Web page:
Viewing page 2 of 6 pages. Previous 1 2 3 4 5 6 Next
Lots of goodies...
As the number of different devices you can plug into a motherboard have increased,
the real estate for ports on the rear panel has become jam-packed. Because
of this, a number of the usual ports are missing. Fortunately, ASUS has supplied
them on PCI brackets instead, so they're all there if you need them. Included
on the brackets are two Firewire ports (a 6-pin and a 4-pin), a serial port,
a game/MIDI port and two additional USB 2.0 ports. In place of these older ports,
there are a second Ethernet port, two S/PDIF ports (one optical, one coaxial),
and the aforementioned eSATA port.
What is eSATA? eSATA is an extension of the SATA specifications that is designed
to allow external devices to take advantage of the full 1.5 (or 3.0) Gbps interface
bandwidth of SATA. If superior technology is the only criteria, it should replace USB 2.0 and Firewire
as the interface of choice for external storage. A
technical brief of the technology can be found on the SATA-IO web site.
eSATA cables can be up to two meters long, and, unlike internal SATA cables,
are rugged enough for repeated uses. There is also a version, called xSATA,
that will extend the maximum length to around ten meters. Unfortunately, eSATA
does not carry power, so an external power source will be needed for external
Why is this of interest to silencers? It would allow systems to be run without
any internal drives, as the system drive could be located elsewhere. More importantly,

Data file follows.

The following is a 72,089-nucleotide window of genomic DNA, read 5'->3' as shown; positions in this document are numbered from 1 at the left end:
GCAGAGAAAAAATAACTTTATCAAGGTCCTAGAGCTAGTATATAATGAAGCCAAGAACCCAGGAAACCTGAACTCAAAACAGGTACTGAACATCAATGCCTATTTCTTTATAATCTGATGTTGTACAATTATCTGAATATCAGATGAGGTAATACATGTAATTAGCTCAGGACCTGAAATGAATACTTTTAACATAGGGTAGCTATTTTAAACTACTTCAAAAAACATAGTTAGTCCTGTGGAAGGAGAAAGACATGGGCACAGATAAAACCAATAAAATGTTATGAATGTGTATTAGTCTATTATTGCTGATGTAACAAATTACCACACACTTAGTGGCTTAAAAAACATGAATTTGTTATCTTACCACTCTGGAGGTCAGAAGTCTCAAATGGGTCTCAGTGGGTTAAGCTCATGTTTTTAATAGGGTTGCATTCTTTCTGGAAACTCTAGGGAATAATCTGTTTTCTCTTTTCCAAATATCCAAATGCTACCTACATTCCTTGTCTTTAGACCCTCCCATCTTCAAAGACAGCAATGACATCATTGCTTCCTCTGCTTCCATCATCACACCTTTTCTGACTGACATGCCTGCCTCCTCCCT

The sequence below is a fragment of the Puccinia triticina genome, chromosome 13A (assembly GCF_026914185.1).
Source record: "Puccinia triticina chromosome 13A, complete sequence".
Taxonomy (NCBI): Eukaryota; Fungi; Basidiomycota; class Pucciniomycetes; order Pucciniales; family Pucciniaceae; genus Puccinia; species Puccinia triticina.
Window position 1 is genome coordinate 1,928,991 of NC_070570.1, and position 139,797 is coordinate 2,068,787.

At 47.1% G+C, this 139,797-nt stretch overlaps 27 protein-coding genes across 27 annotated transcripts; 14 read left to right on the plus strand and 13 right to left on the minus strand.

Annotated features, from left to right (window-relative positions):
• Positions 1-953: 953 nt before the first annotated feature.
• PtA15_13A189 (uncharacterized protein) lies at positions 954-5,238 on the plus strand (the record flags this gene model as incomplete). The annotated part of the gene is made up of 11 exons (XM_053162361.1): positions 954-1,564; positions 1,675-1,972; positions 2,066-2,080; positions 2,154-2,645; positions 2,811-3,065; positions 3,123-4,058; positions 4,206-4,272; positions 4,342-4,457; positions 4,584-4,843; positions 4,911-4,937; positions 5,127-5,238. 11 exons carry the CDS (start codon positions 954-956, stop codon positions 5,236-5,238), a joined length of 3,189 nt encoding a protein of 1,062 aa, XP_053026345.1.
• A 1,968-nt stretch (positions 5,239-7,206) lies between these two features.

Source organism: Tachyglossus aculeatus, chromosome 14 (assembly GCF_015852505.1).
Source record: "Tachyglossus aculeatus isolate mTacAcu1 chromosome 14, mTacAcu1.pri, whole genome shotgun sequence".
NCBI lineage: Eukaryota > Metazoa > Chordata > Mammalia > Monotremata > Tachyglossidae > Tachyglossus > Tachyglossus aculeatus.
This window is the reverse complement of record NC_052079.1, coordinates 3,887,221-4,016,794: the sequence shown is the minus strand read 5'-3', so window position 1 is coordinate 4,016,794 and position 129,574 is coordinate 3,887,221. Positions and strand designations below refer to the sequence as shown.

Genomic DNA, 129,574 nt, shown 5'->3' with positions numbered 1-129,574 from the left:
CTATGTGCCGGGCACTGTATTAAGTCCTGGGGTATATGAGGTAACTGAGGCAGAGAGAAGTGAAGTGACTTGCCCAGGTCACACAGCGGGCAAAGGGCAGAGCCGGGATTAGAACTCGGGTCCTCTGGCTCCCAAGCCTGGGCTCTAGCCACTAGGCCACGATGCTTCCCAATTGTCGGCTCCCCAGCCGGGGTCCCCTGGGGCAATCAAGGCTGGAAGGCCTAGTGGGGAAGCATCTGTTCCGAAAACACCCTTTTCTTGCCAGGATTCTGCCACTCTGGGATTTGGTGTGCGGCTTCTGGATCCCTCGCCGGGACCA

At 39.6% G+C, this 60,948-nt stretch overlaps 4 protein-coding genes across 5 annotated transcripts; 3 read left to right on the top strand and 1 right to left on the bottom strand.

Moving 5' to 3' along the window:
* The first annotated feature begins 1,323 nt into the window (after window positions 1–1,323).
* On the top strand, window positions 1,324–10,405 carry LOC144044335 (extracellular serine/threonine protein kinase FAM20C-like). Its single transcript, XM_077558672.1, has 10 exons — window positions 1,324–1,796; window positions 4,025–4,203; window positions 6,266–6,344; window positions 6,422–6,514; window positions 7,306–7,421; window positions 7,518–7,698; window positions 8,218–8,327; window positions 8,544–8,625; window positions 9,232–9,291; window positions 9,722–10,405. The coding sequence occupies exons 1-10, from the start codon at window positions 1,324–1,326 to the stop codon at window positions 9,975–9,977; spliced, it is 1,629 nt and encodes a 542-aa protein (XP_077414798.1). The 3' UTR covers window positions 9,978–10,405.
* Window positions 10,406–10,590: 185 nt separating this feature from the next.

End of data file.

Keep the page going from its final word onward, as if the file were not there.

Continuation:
it would mean that the system drive need not be silenced within the system itself.
Without the space and mounting constraints of a computer case, it would become
much easier to find ways to reduce drive noise.
No Firewire, but everything else is ready to go. Note the red eSATA port.
The inclusion of the second Ethernet port is a little odd it seems unlikely
that many users will use both ports, and the space for the second port could
have been better used by integrating the Firewire port. They use two different control chips one from NVidia and one from
Marvell, and they have slightly different features. For example, the NVidia
port comes with a hardware firewall, while the Marvell port can detect cable
faults via a utility in the BIOS. There is considerable potential for user error
here. Unless the user is aware of the differences (and which features belong
to which port), he may be led to believe that he has firewall protection when
he does not, or mistakenly believe that he has a cable fault. For the record,
the nVidia port is on the left and the Marvell port is on the right.
Asus Compatibility the Antec NeoHE Power Supplies?
The A8N32-SLI Deluxe was one of many Asus motherboards which appeared to have a serious compatibility problem with the Antec NeoHE power supplies. Our first NeoHE PSU samples (circa Oct 2005), both retail package samples and the 430W models included with the Antec P150 case, refused to play nice with the A8N32-SLI, usually booting only for 10~40 seconds before powering down. The most recent NeoHE samples, revision A3, were received around Christmas 2005. These latest samples work quietly without any issues with the A8N32-SLI Deluxe, the Asus A8N-SLI, and Asus A8N-VM CSM all the Asus socket 939 motherboards on hand in the SPCR lab.
We were informed by Antec that not all the PSUs are marked with a revision number, but you can figure out the date of ex-factory from the serial number. One of our A3s has this number: S05110081185. The 0511 means it was shipped from the factory in 2005, November. So any NeoHE whose serial number starts with S0511, S0512 or S06 should be perfectly compatible with Asus boards.
|Help support this site, buy the ASUS A8N32-SLI Deluxe from one of our affiliate retailers!|